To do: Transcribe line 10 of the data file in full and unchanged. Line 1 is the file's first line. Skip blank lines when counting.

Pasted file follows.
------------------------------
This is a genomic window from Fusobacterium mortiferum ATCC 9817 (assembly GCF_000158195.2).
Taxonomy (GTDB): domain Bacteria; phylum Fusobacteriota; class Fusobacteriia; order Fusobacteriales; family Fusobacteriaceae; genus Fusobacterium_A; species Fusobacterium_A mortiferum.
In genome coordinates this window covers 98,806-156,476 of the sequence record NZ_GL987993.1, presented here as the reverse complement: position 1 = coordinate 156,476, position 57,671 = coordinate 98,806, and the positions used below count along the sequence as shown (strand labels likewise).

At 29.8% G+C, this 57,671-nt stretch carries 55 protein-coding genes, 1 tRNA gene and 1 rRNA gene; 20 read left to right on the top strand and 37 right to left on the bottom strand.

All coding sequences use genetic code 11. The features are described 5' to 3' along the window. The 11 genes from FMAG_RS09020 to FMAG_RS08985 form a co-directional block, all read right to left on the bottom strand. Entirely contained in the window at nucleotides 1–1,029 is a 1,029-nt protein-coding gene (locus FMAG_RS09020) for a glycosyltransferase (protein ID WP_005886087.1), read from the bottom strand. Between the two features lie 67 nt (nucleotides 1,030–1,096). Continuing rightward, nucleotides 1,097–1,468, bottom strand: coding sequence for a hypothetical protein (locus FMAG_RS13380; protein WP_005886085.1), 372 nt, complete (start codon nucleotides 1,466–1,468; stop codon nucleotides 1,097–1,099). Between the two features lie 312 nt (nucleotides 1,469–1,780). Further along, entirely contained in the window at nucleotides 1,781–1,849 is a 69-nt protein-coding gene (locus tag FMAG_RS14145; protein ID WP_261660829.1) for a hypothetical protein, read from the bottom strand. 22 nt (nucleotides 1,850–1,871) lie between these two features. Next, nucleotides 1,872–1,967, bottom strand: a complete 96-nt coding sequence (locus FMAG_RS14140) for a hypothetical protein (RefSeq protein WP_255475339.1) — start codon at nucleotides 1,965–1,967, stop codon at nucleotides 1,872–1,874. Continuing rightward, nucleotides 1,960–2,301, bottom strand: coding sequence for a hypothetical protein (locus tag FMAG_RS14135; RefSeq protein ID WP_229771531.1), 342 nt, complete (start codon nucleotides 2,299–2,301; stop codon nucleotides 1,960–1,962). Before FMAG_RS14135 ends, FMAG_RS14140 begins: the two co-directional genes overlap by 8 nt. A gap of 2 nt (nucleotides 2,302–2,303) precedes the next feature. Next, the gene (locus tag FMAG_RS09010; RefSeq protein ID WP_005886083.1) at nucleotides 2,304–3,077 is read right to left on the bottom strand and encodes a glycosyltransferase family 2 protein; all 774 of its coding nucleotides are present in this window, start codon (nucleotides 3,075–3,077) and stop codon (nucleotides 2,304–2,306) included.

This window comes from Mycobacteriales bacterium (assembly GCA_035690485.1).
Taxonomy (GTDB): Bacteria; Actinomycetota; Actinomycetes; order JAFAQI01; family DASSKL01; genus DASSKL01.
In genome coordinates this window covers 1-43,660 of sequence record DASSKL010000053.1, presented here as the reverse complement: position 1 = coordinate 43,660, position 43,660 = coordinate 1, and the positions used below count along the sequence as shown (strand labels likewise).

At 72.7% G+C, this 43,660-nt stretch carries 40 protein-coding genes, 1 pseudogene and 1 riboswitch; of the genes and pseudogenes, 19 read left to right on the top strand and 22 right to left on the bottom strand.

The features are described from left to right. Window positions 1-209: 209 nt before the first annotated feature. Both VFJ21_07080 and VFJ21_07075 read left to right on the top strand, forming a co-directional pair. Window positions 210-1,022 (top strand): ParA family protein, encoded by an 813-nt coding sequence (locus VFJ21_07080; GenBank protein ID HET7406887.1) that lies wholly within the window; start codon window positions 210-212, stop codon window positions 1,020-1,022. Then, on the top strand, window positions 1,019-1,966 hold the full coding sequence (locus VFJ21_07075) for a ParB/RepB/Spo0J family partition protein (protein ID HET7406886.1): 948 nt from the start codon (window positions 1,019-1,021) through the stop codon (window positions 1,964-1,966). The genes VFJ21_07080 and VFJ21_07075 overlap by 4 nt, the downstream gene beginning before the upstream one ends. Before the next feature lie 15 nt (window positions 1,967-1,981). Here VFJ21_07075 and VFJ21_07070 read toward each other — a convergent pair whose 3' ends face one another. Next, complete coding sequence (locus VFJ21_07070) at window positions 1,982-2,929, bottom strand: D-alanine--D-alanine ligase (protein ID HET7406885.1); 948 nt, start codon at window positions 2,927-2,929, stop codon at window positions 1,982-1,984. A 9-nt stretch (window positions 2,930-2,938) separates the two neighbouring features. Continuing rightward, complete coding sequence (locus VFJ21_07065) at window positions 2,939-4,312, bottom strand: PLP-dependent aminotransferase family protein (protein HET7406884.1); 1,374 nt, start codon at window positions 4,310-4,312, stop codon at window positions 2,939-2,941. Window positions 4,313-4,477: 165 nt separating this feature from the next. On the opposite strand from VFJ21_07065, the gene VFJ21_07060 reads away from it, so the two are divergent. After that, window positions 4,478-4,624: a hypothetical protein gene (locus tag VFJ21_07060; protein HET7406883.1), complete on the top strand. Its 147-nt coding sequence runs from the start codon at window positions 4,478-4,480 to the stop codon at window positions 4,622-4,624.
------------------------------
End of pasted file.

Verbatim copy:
The features are described from left to right. Window positions 1-209: 209 nt before the first annotated feature. Both VFJ21_07080 and VFJ21_07075 read left to right on the top strand, forming a co-directional pair. Window positions 210-1,022 (top strand): ParA family protein, encoded by an 813-nt coding sequence (locus VFJ21_07080; GenBank protein ID HET7406887.1) that lies wholly within the window; start codon window positions 210-212, stop codon window positions 1,020-1,022. Then, on the top strand, window positions 1,019-1,966 hold the full coding sequence (locus VFJ21_07075) for a ParB/RepB/Spo0J family partition protein (protein ID HET7406886.1): 948 nt from the start codon (window positions 1,019-1,021) through the stop codon (window positions 1,964-1,966). The genes VFJ21_07080 and VFJ21_07075 overlap by 4 nt, the downstream gene beginning before the upstream one ends. Before the next feature lie 15 nt (window positions 1,967-1,981). Here VFJ21_07075 and VFJ21_07070 read toward each other — a convergent pair whose 3' ends face one another. Next, complete coding sequence (locus VFJ21_07070) at window positions 1,982-2,929, bottom strand: D-alanine--D-alanine ligase (protein ID HET7406885.1); 948 nt, start codon at window positions 2,927-2,929, stop codon at window positions 1,982-1,984. A 9-nt stretch (window positions 2,930-2,938) separates the two neighbouring features. Continuing rightward, complete coding sequence (locus VFJ21_07065) at window positions 2,939-4,312, bottom strand: PLP-dependent aminotransferase family protein (protein HET7406884.1); 1,374 nt, start codon at window positions 4,310-4,312, stop codon at window positions 2,939-2,941. Window positions 4,313-4,477: 165 nt separating this feature from the next. On the opposite strand from VFJ21_07065, the gene VFJ21_07060 reads away from it, so the two are divergent. After that, window positions 4,478-4,624: a hypothetical protein gene (locus tag VFJ21_07060; protein HET7406883.1), complete on the top strand. Its 147-nt coding sequence runs from the start codon at window positions 4,478-4,480 to the stop codon at window positions 4,622-4,624.